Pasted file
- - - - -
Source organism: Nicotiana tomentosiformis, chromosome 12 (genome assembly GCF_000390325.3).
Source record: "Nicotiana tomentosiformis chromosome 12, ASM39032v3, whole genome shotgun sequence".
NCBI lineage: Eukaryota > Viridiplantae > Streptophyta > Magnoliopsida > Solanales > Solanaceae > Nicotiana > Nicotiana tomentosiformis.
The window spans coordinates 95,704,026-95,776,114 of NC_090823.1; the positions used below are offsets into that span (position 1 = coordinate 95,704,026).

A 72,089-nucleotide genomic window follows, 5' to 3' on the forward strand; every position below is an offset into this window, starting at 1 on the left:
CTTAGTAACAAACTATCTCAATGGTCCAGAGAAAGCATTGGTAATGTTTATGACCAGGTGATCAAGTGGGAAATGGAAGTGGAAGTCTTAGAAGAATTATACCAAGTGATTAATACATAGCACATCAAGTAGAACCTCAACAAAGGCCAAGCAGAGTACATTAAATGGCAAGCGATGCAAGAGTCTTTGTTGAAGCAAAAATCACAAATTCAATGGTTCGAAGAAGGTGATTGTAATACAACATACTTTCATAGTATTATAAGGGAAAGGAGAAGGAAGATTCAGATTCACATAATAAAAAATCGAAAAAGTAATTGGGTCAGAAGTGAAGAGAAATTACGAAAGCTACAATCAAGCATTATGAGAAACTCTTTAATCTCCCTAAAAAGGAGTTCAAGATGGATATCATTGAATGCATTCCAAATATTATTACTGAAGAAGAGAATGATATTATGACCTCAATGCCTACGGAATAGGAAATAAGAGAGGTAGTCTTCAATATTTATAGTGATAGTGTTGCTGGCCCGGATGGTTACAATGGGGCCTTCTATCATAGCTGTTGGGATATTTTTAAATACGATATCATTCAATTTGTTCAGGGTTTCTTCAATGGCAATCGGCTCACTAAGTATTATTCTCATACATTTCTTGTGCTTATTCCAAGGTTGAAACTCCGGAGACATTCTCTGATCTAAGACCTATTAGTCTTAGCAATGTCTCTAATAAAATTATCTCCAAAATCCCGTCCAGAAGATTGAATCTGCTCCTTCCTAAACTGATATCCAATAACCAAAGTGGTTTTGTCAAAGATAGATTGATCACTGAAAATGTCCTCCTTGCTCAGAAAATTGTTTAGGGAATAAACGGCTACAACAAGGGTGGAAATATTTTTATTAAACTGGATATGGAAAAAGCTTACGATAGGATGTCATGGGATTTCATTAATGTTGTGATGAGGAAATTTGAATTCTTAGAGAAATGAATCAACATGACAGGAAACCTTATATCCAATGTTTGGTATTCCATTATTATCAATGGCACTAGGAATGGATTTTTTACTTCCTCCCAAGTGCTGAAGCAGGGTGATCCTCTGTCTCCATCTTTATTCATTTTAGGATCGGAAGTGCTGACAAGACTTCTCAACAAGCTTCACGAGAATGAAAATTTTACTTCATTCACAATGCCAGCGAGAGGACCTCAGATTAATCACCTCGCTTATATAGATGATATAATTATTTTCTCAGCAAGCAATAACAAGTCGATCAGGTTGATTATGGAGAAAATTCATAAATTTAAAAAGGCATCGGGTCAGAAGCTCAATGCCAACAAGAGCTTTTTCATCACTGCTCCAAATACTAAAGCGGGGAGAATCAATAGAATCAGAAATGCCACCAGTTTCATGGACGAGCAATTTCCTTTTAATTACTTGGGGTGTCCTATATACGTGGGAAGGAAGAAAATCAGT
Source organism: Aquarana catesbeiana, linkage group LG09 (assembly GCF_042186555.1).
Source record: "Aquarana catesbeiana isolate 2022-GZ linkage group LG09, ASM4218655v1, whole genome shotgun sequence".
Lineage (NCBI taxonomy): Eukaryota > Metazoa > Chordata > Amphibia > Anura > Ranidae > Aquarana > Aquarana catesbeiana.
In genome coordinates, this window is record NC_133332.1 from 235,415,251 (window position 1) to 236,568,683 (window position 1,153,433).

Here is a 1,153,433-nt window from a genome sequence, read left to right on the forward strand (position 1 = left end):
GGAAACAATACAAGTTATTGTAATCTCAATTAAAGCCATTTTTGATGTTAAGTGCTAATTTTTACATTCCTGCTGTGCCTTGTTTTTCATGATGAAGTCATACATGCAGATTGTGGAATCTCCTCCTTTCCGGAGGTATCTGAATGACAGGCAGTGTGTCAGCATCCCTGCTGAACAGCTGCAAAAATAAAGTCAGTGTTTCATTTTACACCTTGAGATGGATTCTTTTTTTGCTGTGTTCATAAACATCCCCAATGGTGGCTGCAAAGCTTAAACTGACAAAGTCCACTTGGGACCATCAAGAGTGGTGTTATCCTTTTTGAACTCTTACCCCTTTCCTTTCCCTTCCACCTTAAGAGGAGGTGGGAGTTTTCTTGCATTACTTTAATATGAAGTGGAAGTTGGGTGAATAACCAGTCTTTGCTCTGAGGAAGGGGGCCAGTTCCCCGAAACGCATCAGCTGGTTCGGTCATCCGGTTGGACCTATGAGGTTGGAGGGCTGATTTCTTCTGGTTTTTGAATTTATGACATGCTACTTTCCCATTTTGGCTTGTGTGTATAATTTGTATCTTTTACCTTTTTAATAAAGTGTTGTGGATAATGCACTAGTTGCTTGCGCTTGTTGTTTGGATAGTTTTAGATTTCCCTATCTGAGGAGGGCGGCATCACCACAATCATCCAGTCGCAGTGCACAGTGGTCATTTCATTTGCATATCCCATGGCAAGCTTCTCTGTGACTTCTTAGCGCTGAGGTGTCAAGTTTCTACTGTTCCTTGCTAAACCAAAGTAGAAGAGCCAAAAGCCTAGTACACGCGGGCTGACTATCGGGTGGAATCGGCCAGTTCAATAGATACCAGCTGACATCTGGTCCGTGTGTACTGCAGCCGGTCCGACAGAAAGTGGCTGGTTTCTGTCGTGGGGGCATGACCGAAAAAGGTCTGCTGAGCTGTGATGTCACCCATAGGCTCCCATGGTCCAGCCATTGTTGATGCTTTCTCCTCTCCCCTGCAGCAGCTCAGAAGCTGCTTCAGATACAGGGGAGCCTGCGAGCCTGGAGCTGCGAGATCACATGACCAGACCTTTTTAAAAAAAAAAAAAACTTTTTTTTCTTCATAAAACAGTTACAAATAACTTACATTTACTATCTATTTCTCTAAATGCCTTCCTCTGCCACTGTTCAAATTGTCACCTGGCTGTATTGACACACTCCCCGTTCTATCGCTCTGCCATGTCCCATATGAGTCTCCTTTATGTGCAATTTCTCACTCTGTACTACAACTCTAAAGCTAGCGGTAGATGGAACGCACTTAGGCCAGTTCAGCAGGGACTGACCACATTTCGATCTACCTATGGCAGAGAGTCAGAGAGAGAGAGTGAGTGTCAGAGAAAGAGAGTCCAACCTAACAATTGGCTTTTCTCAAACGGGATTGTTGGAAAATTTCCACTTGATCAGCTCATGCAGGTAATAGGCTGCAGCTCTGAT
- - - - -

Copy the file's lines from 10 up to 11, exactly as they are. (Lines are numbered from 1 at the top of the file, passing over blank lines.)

In genome coordinates, this window is record NC_133332.1 from 235,415,251 (window position 1) to 236,568,683 (window position 1,153,433).

Here is a 1,153,433-nt window from a genome sequence, read left to right on the forward strand (position 1 = left end):